Long ago, food lore decreed that salting beans during the cooking process to avoid a crunchy, uncooked pot of legumes. I have taken this piece of culinary advice to heart until very recently. When I started exploring bean cookery for this series , I discovered that much of the knowledge I held as truth was wrong. Actually, not necessarily wrong, but there are better ways of cooking beans. Salting beans has always been described as a big "no-no" in a plethora of cookbooks. But after much scientic research (cooking beans with and without salt), I have found this to not be the case.
Food scientists such as Harold McGee from On Food and Cooking, recommend brining the beans (adding salt to the soaking liquid) and then adding salt again during cooking. According to the theory, the salt helps break down the ions in the skin which then allow more water to penetrate the bean and cook them faster. LA Times food editor, Russ Parsons, also agrees (albeit less scientifically), that salting beans in the beginning yields a more flavorful end result. He suggests adding about a teaspoon of salt per every pound of beans. He found that he had to add twice as much salt to an unsalted pot of beans than to the initially salted pot to reach a comparable level of saltiness.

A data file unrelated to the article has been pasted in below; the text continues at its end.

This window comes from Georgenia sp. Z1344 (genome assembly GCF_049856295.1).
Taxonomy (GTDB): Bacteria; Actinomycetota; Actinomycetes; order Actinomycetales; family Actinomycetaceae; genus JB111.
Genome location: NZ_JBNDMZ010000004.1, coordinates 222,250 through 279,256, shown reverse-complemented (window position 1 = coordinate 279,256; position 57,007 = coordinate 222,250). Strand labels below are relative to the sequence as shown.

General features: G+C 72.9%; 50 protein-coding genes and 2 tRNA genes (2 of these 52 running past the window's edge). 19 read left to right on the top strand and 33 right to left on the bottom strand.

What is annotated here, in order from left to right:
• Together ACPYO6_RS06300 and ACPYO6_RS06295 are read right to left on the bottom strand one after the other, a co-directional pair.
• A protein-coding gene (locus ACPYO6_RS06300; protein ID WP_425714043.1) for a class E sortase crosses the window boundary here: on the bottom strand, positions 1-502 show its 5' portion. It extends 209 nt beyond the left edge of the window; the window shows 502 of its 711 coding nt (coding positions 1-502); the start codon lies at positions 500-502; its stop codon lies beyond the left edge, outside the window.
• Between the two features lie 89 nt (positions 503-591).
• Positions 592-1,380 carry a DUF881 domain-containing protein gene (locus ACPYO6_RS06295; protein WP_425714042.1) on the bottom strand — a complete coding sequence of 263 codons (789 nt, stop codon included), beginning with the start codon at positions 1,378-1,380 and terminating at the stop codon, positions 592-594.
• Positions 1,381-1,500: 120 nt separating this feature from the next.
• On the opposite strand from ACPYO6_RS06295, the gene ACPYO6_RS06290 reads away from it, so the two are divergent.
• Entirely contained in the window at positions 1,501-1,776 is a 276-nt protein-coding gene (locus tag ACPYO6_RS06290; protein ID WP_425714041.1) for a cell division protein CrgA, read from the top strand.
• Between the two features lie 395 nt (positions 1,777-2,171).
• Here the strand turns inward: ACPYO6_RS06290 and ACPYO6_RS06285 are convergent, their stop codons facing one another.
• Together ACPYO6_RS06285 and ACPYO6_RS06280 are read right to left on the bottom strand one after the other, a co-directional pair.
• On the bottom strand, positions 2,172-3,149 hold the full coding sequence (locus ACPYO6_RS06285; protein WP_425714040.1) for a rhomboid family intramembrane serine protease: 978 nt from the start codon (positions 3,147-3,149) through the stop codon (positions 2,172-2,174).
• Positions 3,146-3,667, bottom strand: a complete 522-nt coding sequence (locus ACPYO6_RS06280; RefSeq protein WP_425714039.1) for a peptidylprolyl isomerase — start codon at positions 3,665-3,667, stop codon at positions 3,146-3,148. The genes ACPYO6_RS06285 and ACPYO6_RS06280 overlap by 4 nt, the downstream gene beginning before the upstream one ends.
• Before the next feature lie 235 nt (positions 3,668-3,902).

So if salt isn't the culprit to hard beans, than what is? Hard water and acidic ingredients (like tomatoes and lemons) can be blamed but mostly it is cooking with old beans that have been dried for just a bit too long. Do your own experiment and hopefully you will find the results as surprising as I did.